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“Bite-Size Bits of Local, National, and Global History”

Brenham in Washington County, Texas — The American South (West South Central)
 

Camptown Cemetery

 
 
Camptown Cemetery Marker image. Click for full size.
By James Hulse, January 8, 2021
1. Camptown Cemetery Marker
Inscription.  

This burial ground is the oldest predominantly African American cemetery in Brenham. It dates from the 1860s and historically has been associated with the nearby Mount Rose Missionary Baptist Church. After the Civil War former Washington County slaves, many of whom also organized Mount Rose and St. John A.M.E. Churches, relocated to the wooded area of what became known as the Camptown addition. The name is derived from the federal troops who camped here from 1865-68 to keep peace between emancipated blacks and landowners. A surveyed map of the post dated July 1868 shows the cemetery already in use, just north of the Washington County Railroad near Hog Branch.

The 17th infantry troops maintained a sense of community with the residents of Camptown, offering their dining hall to host worship on Sundays. Among the estimated 400 burials here may be soldiers who were victims of yellow fever outbreaks in 1866-67. At least 40 former slaves are known to be buried in Camptown cemetery, including several from the Seward Plantation. Caroline Seward (1811-1902) is also buried here, as is Waltman Bynum (1873-81), whose headstone has the oldest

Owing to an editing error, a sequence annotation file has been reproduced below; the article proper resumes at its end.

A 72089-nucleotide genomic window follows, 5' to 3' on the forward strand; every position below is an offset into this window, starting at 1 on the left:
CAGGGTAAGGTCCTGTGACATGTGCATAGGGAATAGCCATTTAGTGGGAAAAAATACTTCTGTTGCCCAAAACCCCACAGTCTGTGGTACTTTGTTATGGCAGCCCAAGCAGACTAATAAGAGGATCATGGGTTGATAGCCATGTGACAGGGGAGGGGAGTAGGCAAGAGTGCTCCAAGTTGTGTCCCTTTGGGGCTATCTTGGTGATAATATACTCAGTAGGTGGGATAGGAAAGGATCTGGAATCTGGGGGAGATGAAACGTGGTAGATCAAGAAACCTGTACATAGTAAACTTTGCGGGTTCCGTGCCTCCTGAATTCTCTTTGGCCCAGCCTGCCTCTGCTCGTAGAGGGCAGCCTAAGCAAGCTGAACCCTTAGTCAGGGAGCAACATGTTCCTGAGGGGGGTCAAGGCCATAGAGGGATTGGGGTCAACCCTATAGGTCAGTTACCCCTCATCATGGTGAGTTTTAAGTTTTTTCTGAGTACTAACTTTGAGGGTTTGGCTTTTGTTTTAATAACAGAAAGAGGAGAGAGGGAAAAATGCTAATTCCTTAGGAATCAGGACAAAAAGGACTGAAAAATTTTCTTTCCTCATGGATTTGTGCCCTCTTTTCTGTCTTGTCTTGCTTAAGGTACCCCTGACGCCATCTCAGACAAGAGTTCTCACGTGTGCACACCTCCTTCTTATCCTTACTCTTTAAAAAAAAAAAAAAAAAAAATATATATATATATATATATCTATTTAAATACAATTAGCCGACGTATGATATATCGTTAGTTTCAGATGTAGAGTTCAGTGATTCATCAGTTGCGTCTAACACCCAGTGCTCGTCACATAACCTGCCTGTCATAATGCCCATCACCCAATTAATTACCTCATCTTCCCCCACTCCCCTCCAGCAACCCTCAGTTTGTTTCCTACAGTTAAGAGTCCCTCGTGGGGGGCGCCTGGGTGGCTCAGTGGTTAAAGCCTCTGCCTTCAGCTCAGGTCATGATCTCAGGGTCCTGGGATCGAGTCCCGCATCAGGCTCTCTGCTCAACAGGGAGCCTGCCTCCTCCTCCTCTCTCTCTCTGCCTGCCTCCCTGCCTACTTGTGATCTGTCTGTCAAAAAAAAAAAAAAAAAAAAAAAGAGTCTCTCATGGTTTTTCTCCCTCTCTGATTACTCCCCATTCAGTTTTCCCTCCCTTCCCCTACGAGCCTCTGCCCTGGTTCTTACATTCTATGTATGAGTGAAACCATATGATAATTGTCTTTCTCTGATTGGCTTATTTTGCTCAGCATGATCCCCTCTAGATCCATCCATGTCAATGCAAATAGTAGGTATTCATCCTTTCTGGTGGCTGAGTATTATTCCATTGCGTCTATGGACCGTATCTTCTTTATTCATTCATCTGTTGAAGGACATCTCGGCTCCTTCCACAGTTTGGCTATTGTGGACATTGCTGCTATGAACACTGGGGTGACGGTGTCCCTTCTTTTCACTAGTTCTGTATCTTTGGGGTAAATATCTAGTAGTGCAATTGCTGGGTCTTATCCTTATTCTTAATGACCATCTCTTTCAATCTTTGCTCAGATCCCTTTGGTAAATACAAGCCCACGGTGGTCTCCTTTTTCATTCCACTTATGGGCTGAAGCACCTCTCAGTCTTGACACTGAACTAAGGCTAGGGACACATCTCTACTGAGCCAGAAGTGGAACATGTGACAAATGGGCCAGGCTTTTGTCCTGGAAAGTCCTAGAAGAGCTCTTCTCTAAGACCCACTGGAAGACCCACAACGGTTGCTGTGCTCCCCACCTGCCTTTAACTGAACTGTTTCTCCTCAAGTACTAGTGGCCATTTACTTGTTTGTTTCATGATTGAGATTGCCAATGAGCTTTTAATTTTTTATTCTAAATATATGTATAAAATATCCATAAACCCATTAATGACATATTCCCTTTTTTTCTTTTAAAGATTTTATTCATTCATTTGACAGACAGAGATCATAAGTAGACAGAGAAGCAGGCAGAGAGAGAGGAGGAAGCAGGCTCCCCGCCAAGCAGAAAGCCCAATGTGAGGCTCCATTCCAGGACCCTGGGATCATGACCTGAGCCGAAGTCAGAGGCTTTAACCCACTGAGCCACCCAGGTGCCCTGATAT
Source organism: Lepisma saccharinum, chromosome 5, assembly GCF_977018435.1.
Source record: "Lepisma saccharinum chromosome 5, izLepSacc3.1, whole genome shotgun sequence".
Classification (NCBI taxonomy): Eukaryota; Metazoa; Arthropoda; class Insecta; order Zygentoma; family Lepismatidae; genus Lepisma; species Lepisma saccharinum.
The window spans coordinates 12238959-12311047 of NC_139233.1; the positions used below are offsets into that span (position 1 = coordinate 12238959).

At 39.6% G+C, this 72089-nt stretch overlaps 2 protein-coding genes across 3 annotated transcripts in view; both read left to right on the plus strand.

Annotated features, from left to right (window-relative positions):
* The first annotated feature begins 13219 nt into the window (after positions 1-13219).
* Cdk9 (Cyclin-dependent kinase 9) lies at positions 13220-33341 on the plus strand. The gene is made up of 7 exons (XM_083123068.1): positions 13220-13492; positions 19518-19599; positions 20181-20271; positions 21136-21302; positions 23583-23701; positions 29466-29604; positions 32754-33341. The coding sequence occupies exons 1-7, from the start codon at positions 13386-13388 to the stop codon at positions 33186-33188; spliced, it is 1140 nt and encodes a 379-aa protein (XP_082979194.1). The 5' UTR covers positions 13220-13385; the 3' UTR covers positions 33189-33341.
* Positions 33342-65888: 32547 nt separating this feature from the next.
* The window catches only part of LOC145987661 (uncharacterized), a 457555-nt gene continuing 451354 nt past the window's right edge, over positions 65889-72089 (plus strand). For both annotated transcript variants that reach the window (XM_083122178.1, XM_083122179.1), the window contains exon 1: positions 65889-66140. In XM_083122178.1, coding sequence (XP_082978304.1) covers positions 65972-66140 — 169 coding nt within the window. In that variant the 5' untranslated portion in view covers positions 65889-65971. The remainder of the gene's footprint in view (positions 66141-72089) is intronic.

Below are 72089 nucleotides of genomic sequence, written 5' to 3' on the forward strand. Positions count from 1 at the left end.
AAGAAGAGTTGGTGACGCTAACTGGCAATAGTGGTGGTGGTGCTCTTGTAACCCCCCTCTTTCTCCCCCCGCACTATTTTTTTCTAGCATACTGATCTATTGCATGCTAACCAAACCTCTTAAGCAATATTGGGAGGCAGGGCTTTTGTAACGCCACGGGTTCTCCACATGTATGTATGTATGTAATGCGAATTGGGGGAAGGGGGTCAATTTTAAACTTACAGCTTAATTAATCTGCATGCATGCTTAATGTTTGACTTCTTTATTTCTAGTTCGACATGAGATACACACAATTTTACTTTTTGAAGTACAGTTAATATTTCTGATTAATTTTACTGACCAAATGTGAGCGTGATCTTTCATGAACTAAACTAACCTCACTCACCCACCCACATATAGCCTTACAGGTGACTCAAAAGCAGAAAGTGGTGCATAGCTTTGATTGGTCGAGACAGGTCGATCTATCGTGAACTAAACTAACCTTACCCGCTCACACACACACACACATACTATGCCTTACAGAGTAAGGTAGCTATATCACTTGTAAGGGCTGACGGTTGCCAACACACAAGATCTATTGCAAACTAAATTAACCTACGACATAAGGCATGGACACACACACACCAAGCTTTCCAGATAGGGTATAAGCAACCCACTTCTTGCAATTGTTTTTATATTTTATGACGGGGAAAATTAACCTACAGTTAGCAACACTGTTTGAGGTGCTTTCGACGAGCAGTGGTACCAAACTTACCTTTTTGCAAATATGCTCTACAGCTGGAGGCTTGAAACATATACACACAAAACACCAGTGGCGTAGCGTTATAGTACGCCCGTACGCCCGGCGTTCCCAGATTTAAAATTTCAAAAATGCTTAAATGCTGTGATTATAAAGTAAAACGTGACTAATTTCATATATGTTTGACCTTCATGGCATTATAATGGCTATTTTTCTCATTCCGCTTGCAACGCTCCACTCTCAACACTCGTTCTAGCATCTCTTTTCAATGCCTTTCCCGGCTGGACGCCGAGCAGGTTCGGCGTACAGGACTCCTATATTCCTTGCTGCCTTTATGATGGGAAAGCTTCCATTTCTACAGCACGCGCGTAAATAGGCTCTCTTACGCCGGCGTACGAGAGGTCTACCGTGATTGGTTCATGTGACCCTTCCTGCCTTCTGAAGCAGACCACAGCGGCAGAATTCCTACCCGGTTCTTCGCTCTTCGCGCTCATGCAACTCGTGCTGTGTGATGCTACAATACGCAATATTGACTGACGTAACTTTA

Camptown Cemetery and Marker image. Click for full size.
By James Hulse, January 8, 2021
2. Camptown Cemetery and Marker
marked date. The cemetery is still in use, but activity declined over the years as additional burial options for African Americans (Walker Cemetery, 1895; Home Improvement Community Cemetery, 1900; Willow Grove Cemetery, 1915) became available. In recent years, after the site had become overgrown and neglected, Mount Rose Missionary Baptist Church has taken a more active role in the cemetery’s restoration and maintenance. Camptown Cemetery remains hallowed ground and a precious record of the early history of the community.
 
Erected 2009 by Texas Historical Commission. (Marker Number 17617.)
 
Topics. This historical marker is listed in these topic lists: African AmericansCemeteries & Burial Sites.
 
Location. 30° 10.059′ N, 96° 23.222′ W. Marker is in Brenham, Texas, in Washington County. Marker is on Mangrum Street 0.1 miles east of Kerr Street, on the right when traveling east. Touch for map. Marker is in this post office area: Brenham TX 77833, United States of America. Touch for directions.
 
Other nearby markers. At least 8 other markers are within walking distance of this marker. Site of Pickard High School (about 300 feet away, measured in a direct line); Mount Rose Missionary Baptist Church (about 500 feet away); Brenham Fire Department (approx. ¼ mile away); Ross-Carroll House (approx. 0.4 miles away); Site of Masonic Academy
The view of the Camptown Cemetery and marker from the street image. Click for full size.
By James Hulse, January 8, 2021
3. The view of the Camptown Cemetery and marker from the street
(approx. half a mile away); Giddings Wilkin House Museum 1843 (approx. half a mile away); Giddings-Wilkin House (approx. half a mile away); Brenham Normal and Industrial College (approx. half a mile away). Touch for a list and map of all markers in Brenham.
 
 
Credits. This page was last revised on January 12, 2021. It was originally submitted on January 11, 2021, by James Hulse of Medina, Texas. This page has been viewed 33 times since then. Photos:   1, 2, 3. submitted on January 11, 2021, by James Hulse of Medina, Texas. • J. Makali Bruton was the editor who published this page.
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Mar. 7, 2021